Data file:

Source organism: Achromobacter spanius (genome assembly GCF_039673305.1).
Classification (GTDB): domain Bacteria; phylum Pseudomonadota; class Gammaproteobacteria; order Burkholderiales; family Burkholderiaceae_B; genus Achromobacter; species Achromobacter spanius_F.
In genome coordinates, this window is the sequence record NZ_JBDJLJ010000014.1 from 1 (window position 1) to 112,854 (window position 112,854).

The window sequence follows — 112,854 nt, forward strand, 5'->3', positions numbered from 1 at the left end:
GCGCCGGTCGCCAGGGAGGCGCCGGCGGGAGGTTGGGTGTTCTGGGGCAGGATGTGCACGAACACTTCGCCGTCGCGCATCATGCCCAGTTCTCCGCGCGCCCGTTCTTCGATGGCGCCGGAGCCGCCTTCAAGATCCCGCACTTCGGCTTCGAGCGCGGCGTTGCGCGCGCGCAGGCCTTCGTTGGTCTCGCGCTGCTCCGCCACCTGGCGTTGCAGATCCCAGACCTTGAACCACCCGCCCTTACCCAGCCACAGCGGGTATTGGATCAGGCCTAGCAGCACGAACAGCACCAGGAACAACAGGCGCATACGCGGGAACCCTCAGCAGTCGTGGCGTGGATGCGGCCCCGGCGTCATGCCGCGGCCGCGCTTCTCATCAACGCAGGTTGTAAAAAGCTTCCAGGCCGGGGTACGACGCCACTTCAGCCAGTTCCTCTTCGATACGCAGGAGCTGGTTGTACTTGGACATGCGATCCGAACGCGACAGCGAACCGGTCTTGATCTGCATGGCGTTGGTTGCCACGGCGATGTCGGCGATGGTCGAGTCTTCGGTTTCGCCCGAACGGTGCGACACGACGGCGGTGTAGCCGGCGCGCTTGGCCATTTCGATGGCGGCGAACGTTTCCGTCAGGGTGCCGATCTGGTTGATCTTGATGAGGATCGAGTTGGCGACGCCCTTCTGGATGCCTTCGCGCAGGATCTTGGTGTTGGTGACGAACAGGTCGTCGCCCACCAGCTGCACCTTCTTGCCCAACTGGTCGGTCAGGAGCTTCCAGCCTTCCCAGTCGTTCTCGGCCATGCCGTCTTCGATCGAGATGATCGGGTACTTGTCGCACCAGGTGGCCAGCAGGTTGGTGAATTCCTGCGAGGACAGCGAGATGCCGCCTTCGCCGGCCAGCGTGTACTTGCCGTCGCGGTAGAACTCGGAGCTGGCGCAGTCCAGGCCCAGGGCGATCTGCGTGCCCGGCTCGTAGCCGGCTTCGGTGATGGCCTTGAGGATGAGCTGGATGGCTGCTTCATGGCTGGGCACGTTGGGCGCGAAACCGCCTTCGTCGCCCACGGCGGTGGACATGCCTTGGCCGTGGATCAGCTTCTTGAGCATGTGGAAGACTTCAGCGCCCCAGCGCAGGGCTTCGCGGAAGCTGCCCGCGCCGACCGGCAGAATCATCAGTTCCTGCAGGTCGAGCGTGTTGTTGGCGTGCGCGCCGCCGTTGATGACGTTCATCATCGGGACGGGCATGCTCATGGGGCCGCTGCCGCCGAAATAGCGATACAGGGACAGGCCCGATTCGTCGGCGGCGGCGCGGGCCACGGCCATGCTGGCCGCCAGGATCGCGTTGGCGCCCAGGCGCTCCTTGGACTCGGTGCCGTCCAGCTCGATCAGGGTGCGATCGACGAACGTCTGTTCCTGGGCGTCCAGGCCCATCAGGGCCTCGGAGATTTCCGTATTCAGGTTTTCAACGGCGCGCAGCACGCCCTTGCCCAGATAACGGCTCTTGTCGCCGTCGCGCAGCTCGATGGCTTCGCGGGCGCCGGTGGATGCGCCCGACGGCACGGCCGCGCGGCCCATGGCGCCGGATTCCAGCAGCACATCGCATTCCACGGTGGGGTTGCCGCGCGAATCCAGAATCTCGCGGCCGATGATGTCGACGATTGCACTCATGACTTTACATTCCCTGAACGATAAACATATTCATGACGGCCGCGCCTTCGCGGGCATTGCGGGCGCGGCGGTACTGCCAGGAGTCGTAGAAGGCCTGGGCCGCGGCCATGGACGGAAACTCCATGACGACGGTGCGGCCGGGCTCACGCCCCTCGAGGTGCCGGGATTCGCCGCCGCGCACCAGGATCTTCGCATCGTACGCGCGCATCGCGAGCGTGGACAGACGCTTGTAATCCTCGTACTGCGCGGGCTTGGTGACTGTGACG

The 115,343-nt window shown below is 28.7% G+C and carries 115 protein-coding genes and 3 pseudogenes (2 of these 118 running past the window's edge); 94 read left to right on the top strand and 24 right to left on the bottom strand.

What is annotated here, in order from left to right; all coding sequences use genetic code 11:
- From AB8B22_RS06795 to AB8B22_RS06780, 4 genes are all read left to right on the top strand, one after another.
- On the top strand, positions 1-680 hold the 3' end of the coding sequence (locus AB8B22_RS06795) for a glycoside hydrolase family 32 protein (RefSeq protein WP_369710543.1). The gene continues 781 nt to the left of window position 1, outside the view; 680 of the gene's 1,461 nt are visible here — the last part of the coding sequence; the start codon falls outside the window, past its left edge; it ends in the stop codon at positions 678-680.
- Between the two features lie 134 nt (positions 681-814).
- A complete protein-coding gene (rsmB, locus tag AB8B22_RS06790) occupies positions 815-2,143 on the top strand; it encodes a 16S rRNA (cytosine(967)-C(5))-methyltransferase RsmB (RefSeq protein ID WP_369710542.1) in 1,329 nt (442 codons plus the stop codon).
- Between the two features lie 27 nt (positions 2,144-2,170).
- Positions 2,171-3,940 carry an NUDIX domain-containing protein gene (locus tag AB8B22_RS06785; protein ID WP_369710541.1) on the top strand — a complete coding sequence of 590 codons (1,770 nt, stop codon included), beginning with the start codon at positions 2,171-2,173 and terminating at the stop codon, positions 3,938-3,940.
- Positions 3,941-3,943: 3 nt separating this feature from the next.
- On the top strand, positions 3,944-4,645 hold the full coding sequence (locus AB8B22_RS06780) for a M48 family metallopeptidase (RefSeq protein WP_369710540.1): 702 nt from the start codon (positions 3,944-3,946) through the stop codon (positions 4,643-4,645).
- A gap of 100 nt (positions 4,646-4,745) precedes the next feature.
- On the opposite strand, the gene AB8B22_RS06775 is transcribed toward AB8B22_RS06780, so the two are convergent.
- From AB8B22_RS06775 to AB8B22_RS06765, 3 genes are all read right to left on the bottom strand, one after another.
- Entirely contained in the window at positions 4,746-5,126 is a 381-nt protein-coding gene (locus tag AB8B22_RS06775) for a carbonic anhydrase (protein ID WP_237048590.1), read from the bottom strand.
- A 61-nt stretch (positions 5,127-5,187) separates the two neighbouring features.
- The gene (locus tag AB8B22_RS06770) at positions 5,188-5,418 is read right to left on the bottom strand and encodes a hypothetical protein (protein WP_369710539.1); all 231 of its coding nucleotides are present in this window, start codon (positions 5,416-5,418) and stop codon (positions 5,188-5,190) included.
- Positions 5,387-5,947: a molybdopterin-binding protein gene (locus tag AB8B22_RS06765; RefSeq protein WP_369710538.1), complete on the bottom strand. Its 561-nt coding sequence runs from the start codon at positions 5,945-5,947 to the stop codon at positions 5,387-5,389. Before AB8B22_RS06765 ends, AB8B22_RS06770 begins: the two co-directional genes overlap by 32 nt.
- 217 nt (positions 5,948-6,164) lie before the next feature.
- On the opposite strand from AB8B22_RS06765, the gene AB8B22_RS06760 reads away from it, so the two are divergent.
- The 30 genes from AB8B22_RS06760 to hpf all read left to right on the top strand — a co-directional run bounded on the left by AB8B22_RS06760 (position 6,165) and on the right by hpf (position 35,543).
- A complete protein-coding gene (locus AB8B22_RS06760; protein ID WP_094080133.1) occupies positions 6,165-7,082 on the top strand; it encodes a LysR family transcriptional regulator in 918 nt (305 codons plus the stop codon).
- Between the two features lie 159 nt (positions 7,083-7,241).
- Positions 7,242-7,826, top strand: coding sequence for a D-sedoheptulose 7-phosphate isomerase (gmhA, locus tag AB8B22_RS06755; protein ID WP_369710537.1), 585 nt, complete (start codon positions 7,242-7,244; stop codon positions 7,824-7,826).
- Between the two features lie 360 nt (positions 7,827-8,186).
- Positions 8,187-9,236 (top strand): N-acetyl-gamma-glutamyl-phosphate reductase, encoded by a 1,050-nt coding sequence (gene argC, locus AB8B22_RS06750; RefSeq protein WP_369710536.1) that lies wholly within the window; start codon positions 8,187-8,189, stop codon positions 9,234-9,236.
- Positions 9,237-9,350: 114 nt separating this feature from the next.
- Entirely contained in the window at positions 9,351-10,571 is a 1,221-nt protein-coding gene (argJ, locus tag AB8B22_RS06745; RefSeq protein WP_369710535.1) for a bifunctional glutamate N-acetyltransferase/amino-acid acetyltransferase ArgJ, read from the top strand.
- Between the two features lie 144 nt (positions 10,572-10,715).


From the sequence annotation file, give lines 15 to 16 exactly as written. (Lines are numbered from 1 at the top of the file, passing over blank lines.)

- On the top strand, positions 3,944-4,645 hold the full coding sequence (locus AB8B22_RS06780) for a M48 family metallopeptidase (RefSeq protein WP_369710540.1): 702 nt from the start codon (positions 3,944-3,946) through the stop codon (positions 4,643-4,645).
- A gap of 100 nt (positions 4,646-4,745) precedes the next feature.